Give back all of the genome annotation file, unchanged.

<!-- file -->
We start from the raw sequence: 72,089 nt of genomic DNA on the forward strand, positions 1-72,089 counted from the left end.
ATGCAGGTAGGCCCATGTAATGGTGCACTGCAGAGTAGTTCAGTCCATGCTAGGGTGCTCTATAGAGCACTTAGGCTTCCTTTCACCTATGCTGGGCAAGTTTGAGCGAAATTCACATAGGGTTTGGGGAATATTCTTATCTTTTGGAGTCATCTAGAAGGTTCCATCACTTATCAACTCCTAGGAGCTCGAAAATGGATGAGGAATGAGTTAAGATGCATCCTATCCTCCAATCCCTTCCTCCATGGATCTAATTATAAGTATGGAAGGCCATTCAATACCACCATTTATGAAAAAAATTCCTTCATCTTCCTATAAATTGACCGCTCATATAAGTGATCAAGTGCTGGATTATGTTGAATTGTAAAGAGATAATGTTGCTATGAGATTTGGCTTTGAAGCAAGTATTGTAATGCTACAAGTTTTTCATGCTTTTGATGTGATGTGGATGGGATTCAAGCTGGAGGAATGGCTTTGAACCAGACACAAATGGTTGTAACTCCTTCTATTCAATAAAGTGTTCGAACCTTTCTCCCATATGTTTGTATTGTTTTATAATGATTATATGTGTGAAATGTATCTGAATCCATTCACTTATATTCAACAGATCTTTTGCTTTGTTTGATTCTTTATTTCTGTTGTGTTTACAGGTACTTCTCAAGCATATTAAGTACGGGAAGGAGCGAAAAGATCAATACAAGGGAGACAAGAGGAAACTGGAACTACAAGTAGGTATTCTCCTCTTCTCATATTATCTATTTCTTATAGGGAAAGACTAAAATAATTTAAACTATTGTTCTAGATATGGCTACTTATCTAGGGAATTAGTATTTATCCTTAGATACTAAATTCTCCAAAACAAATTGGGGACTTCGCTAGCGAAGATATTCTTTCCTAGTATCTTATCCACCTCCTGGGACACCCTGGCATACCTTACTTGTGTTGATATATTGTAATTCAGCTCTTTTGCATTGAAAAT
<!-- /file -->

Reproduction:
We start from the raw sequence: 72,089 nt of genomic DNA on the forward strand, positions 1-72,089 counted from the left end.
ATGCAGGTAGGCCCATGTAATGGTGCACTGCAGAGTAGTTCAGTCCATGCTAGGGTGCTCTATAGAGCACTTAGGCTTCCTTTCACCTATGCTGGGCAAGTTTGAGCGAAATTCACATAGGGTTTGGGGAATATTCTTATCTTTTGGAGTCATCTAGAAGGTTCCATCACTTATCAACTCCTAGGAGCTCGAAAATGGATGAGGAATGAGTTAAGATGCATCCTATCCTCCAATCCCTTCCTCCATGGATCTAATTATAAGTATGGAAGGCCATTCAATACCACCATTTATGAAAAAAATTCCTTCATCTTCCTATAAATTGACCGCTCATATAAGTGATCAAGTGCTGGATTATGTTGAATTGTAAAGAGATAATGTTGCTATGAGATTTGGCTTTGAAGCAAGTATTGTAATGCTACAAGTTTTTCATGCTTTTGATGTGATGTGGATGGGATTCAAGCTGGAGGAATGGCTTTGAACCAGACACAAATGGTTGTAACTCCTTCTATTCAATAAAGTGTTCGAACCTTTCTCCCATATGTTTGTATTGTTTTATAATGATTATATGTGTGAAATGTATCTGAATCCATTCACTTATATTCAACAGATCTTTTGCTTTGTTTGATTCTTTATTTCTGTTGTGTTTACAGGTACTTCTCAAGCATATTAAGTACGGGAAGGAGCGAAAAGATCAATACAAGGGAGACAAGAGGAAACTGGAACTACAAGTAGGTATTCTCCTCTTCTCATATTATCTATTTCTTATAGGGAAAGACTAAAATAATTTAAACTATTGTTCTAGATATGGCTACTTATCTAGGGAATTAGTATTTATCCTTAGATACTAAATTCTCCAAAACAAATTGGGGACTTCGCTAGCGAAGATATTCTTTCCTAGTATCTTATCCACCTCCTGGGACACCCTGGCATACCTTACTTGTGTTGATATATTGTAATTCAGCTCTTTTGCATTGAAAAT